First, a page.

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Investigation of the Solution and Membrane-Bound Structure of Synaptotagmin1 Via Electron Paramagnetic Resonance Spectroscopy

Herrick, Dawn Zbell
Thesis/Dissertation; Online
Herrick, Dawn Zbell
Bushweller, John
Columbus, Linda
Cafiso, David
Bryant, Robert
Tamm, Lukas
Synaptotagmin 1 (syt1) is a synaptic vesicle membrane protein that functions as the Ca 2+ -sensor in neuronal exocytosis. Site-directed spin labeling (SDSL) was used to investigate the conformation and membrane-binding properties of syt1. First, the Ca 2+ -dependent membrane interactions of a water soluble fragment of syt1C2AB that contains its two C2 domains (C2A and C2B) were determined using SDSL. Depth parameters were obtained for spin labeled mutants of C2AB when bound to negatively-charged membranes, and distance constraints were used to generate a model for the orientation and position of syt1 on the bilayer interface. Both C2A and C2B penetrate the membrane interface with their first and third Ca 2+ -binding loops. The two domains are positioned deeper into the bilayer interior when present in the tandem construct. These data indicate that C2A and C2B do not act independently, but influence their mutual membrane penetration. Second, the Ca 2+ -independent membrane interactions of syt1C2AB were characterized. It is shown that C2B binds to negatively-charged membranes in a Ca 2+ - independent manner. SDSL was used to obtain bilayer depth restraints and a simulated annealing routine was used to generate a model for the membrane docking of the syt1C2B(C2A). In this model, the polybasic strand of C2B forms the membrane binding surface for the domain through an electrostatic interaction without penetrating the bilayer. In the presence of Ca 2+ , the domain rotates from roughly parallel to perpendicular to the bilayer, thus syt1C2AB may act as a switch. iii Third, SDSL was used to generate models for the solution and membrane-bound structures of syt1C2AB. In solution, distances between the two C2 domains were measured using double electron-electron resonance (DEER) and were used in a simulated annealing routine. The data indicate that the two C2 domains are flexibly linked, do not interact with each other (with or without Ca 2+ ) and favor an antiparallel orientation. A similar approach was taken for membrane-associated C2AB, combining both distances and bilayer depth restraints. The restraints only are satisfied when C2A and C2B are antiparallel and docked to opposing bilayers. The result suggests that syt1 functions to bridge across the vesicle and plasma membrane surfaces in a Ca 2+ -dependent manner. Note: Abstract extracted from PDF text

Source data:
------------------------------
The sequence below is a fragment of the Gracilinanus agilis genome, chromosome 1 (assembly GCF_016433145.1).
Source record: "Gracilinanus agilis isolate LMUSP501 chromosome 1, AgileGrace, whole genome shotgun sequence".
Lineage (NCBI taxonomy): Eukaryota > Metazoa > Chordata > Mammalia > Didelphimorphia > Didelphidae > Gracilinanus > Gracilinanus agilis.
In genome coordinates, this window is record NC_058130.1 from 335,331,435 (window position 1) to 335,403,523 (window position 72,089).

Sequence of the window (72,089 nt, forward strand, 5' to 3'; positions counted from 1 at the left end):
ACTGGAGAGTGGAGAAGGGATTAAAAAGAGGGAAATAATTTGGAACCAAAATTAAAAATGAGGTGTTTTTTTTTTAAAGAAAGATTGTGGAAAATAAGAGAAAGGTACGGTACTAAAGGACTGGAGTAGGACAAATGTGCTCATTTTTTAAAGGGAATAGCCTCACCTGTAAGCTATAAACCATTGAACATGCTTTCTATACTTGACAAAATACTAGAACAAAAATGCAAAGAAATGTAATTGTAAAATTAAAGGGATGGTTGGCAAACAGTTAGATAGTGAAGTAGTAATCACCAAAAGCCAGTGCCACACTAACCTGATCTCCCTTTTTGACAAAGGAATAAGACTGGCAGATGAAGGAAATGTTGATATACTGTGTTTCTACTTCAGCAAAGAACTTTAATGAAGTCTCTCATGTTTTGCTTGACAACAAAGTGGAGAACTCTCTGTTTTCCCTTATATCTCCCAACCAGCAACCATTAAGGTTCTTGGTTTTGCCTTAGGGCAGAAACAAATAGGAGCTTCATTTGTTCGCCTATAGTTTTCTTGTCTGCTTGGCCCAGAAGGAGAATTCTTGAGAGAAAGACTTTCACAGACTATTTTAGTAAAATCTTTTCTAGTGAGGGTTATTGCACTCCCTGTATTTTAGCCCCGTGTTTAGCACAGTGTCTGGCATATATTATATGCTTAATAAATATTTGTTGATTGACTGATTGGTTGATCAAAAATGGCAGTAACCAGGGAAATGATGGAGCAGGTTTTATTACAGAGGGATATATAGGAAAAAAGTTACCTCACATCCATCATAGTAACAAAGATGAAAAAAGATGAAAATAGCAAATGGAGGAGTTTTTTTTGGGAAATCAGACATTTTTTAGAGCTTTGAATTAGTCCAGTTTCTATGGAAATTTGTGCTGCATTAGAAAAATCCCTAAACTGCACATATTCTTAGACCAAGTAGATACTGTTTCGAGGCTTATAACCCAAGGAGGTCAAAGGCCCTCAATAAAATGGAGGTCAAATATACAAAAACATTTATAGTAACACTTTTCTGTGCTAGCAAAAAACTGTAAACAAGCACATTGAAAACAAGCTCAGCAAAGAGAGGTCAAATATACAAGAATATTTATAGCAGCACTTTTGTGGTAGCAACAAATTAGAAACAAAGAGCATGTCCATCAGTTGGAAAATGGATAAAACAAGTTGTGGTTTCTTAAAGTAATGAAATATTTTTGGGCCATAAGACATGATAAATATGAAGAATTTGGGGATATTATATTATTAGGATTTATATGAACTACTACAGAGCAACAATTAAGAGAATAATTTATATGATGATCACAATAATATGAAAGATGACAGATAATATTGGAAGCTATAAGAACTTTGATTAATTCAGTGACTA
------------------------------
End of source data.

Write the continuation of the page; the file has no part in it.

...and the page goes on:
University of Virginia, Department of Chemistry, PHD, 2009
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